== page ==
I’m not sure what the sexuality of the protagonist of this series is, but I found this book on an aro-ace book list where a side character who is a cheese-loving aro-ace priest was mentioned and I immediately bought a copy. Arseneault herself is on the aro-ace spectrum, so I’m looking forward to getting to this novel soon.
Loveless by Alice Oseman
Georgia feels loveless – in the romantic sense, anyway. She’s eighteen, never been in a relationship, or even had a crush on a single person in her whole life. She thinks she’s an anomaly, people call her weird, and she feels a little broken. But she still adores romance – weddings, fan fiction, and happily ever afters. She knows she’ll find her person one day … right?
After a disastrous summer, Georgia is now at university, hundreds of miles from home. She is more determined than ever to find love – and her annoying roommate, Rooney, is a bit of a love expert, so perhaps she can help.
But maybe Georgia just doesn’t feel that way about guys. Or girls. Or anyone at all. Maybe that’s okay. Maybe she can find happiness without falling in love. And maybe Rooney is a little more loveless than she first appears.
Oseman identifies as aro-ace, so to see her latest novel feature an aro-ace protagonist makes me so happy. I’m really looking forward to getting to this one, and I’m hoping to get to it very soon!
Clariel by Garth Nix
Sixteen-year-old Clariel is not adjusting well to her new life in the city of Belisaere, the capital of the Old Kingdom. She misses roaming freely within the forests of Estwael, and she feels trapped within the stone city walls. And in Belisaere she is forced to follow the plans, plots and demands of everyone, from her parents to her maid, to the sinister Guildmaster Kilp. Clariel can see her freedom slipping away. It seems too that the city itself is descending into chaos, as the ancient rules binding Abhorsen, King and Clayr appear to be disintegrating.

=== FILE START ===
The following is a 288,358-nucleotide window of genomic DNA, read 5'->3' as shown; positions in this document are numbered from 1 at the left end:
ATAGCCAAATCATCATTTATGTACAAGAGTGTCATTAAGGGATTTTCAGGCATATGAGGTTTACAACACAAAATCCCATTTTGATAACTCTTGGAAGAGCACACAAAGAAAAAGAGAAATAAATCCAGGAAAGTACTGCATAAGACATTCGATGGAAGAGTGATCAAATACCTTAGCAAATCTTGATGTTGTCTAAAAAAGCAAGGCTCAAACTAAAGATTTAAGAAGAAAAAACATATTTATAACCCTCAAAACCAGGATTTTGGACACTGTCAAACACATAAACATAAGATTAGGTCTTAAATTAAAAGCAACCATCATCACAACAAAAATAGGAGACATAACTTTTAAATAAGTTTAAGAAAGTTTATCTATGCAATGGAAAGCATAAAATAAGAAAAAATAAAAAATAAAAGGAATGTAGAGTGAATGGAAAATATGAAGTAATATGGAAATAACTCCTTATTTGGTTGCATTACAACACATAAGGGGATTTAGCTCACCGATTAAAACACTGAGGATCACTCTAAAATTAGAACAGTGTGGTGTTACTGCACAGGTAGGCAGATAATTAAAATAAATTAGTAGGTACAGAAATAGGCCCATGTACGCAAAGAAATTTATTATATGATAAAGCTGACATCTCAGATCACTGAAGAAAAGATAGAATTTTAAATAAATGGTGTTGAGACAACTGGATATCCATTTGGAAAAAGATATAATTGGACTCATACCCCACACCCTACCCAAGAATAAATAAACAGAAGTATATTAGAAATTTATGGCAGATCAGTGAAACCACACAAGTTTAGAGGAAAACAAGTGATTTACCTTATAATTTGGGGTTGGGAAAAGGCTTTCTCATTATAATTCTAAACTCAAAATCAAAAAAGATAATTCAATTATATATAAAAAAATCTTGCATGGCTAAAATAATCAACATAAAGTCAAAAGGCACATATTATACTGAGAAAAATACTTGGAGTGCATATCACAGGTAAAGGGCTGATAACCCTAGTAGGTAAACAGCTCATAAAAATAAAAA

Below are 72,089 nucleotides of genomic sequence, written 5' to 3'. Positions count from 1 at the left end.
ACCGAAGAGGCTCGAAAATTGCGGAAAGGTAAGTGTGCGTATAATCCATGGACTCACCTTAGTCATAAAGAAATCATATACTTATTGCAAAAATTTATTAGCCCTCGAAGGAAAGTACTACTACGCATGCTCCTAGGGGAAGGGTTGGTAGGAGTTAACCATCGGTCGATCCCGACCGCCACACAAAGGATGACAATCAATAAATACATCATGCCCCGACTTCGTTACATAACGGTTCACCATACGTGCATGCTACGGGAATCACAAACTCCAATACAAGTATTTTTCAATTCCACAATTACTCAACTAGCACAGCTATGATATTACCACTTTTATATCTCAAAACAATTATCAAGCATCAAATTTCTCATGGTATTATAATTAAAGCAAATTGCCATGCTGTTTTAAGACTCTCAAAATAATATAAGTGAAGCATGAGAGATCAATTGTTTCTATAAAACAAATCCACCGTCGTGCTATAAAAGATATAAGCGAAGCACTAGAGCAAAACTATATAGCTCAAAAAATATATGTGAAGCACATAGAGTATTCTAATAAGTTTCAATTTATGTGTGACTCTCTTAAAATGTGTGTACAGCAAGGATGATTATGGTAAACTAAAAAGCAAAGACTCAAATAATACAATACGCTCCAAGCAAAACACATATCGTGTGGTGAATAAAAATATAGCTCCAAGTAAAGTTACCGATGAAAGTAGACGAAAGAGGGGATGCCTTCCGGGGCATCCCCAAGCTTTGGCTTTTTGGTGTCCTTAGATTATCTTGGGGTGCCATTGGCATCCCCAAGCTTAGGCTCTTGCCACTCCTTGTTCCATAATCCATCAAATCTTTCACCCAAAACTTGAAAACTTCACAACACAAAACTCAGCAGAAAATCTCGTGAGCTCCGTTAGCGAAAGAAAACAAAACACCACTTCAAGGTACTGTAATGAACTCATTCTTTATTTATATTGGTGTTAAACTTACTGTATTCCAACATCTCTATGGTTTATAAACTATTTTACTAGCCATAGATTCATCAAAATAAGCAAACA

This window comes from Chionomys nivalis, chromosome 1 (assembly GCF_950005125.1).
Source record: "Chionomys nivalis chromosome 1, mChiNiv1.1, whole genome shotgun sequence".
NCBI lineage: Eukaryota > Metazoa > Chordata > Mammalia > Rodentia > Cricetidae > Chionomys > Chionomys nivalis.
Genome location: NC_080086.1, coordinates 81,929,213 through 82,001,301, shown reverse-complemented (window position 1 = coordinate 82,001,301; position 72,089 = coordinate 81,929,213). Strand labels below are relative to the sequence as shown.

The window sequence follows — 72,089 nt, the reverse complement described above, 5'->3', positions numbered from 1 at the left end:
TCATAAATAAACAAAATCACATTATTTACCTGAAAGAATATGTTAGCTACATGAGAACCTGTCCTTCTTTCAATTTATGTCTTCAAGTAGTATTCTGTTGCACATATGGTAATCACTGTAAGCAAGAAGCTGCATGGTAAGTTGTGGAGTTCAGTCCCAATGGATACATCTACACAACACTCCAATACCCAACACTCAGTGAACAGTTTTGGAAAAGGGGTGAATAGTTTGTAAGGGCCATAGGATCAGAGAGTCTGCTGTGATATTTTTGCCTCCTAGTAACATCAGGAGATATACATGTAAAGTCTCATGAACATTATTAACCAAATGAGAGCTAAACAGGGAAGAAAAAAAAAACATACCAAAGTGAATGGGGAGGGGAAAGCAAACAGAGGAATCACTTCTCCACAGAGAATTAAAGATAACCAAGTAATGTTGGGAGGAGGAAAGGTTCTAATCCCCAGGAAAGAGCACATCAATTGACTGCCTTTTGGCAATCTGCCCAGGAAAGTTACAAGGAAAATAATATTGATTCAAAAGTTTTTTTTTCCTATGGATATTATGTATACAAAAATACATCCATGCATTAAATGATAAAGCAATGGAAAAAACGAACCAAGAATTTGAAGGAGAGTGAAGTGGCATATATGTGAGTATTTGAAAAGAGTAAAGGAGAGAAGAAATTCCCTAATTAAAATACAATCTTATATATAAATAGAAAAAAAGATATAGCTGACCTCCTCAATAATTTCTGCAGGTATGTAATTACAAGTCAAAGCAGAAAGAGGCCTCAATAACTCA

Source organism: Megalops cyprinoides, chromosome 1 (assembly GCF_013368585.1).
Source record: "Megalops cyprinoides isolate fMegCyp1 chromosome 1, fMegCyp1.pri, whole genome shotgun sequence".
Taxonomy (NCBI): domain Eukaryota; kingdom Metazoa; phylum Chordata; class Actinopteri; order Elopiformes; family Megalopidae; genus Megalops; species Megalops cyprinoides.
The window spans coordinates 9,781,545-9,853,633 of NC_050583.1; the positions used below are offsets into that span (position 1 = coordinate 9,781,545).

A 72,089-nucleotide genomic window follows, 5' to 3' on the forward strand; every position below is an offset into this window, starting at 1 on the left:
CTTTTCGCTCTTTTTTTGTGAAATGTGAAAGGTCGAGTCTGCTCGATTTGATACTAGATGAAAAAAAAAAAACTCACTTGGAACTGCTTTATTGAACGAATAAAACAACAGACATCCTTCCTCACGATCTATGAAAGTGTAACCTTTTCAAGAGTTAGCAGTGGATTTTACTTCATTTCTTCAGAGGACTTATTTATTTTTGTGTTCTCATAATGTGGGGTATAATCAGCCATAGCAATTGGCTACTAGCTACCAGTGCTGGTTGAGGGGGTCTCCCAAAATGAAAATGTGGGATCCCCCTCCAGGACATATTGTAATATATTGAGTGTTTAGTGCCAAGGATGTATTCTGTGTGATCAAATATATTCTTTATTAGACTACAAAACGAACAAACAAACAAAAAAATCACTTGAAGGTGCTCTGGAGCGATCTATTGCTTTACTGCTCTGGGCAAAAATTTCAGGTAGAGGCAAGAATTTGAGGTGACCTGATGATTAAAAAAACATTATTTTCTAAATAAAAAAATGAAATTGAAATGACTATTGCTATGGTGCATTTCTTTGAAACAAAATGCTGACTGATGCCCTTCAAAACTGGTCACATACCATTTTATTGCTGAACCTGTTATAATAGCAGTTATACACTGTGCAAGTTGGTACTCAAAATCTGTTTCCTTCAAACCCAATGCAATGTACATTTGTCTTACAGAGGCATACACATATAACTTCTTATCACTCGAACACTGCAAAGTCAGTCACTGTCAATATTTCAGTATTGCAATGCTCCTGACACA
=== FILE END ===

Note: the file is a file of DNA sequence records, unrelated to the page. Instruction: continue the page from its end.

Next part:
With the discovery of a dangerous Free Magic creature loose in the city, Clariel is given the chance both to prove her worth and make her escape. But events spin rapidly out of control. Clariel finds herself more trapped than ever, until help comes from an unlikely source. But the help comes at a terrible cost. Clariel must question the motivations and secret hearts of everyone around her – and it is herself she must question most of all.
I love The Old Kingdom series and I’ve owned a copy of Clariel for a while, but I’ve been putting it off because I’d like to re-read the original series. As this is a prequel, though, I’m wondering if I should just pick this one up first because I am here for ace rep in my fantasy, and if I love Clariel as much as I love Sabriel and Lirael then I’ll love her a great deal.